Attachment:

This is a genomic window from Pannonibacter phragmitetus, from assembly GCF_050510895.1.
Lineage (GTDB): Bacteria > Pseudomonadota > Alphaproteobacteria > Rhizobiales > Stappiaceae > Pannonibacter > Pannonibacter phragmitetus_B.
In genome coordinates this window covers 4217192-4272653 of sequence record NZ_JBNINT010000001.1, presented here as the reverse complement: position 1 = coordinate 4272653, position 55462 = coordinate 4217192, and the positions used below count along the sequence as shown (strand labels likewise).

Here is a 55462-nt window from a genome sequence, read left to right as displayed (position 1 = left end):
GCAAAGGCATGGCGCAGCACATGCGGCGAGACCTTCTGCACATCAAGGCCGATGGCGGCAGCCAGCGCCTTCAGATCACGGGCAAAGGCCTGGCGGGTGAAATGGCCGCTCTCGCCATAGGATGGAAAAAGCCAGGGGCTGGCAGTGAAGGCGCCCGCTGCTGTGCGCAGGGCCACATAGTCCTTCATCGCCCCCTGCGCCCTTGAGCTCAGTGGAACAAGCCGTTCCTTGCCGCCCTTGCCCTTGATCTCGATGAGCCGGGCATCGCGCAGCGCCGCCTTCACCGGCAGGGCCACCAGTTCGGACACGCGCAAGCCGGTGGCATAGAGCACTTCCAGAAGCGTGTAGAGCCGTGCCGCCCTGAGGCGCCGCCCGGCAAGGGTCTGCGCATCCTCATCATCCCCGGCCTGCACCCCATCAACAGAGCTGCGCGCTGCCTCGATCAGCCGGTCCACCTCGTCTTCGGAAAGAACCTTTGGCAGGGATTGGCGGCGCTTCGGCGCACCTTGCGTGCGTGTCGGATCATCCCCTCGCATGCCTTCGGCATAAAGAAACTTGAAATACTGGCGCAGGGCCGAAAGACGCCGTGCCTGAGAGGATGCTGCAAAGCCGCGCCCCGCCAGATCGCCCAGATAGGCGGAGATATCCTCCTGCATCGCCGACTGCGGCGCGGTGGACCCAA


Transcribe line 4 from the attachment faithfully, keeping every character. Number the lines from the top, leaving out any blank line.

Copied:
Here is a 55462-nt window from a genome sequence, read left to right as displayed (position 1 = left end):